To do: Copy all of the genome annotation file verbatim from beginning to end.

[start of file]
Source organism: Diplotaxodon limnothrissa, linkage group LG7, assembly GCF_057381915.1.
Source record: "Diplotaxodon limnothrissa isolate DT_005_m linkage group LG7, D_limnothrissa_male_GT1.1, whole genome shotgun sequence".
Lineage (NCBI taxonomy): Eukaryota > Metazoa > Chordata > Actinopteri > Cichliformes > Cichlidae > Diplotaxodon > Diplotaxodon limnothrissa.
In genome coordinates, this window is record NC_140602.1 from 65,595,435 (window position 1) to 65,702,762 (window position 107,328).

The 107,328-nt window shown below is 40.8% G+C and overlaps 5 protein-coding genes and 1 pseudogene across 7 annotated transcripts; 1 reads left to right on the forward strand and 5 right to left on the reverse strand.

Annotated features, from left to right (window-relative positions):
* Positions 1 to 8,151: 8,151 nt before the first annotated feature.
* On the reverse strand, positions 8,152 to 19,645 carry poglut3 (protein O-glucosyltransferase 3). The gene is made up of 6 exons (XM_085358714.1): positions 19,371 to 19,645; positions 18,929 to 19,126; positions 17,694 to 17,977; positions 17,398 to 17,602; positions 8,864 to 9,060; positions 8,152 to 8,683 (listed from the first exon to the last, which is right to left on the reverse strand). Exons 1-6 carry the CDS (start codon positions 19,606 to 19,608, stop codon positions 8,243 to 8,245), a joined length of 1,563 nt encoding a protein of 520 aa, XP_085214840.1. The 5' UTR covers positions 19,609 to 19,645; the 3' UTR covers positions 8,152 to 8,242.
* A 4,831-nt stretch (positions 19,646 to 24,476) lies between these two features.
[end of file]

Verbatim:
Source organism: Diplotaxodon limnothrissa, linkage group LG7, assembly GCF_057381915.1.
Source record: "Diplotaxodon limnothrissa isolate DT_005_m linkage group LG7, D_limnothrissa_male_GT1.1, whole genome shotgun sequence".
Lineage (NCBI taxonomy): Eukaryota > Metazoa > Chordata > Actinopteri > Cichliformes > Cichlidae > Diplotaxodon > Diplotaxodon limnothrissa.
In genome coordinates, this window is record NC_140602.1 from 65,595,435 (window position 1) to 65,702,762 (window position 107,328).

The 107,328-nt window shown below is 40.8% G+C and overlaps 5 protein-coding genes and 1 pseudogene across 7 annotated transcripts; 1 reads left to right on the forward strand and 5 right to left on the reverse strand.

Annotated features, from left to right (window-relative positions):
* Positions 1 to 8,151: 8,151 nt before the first annotated feature.
* On the reverse strand, positions 8,152 to 19,645 carry poglut3 (protein O-glucosyltransferase 3). The gene is made up of 6 exons (XM_085358714.1): positions 19,371 to 19,645; positions 18,929 to 19,126; positions 17,694 to 17,977; positions 17,398 to 17,602; positions 8,864 to 9,060; positions 8,152 to 8,683 (listed from the first exon to the last, which is right to left on the reverse strand). Exons 1-6 carry the CDS (start codon positions 19,606 to 19,608, stop codon positions 8,243 to 8,245), a joined length of 1,563 nt encoding a protein of 520 aa, XP_085214840.1. The 5' UTR covers positions 19,609 to 19,645; the 3' UTR covers positions 8,152 to 8,242.
* A 4,831-nt stretch (positions 19,646 to 24,476) lies between these two features.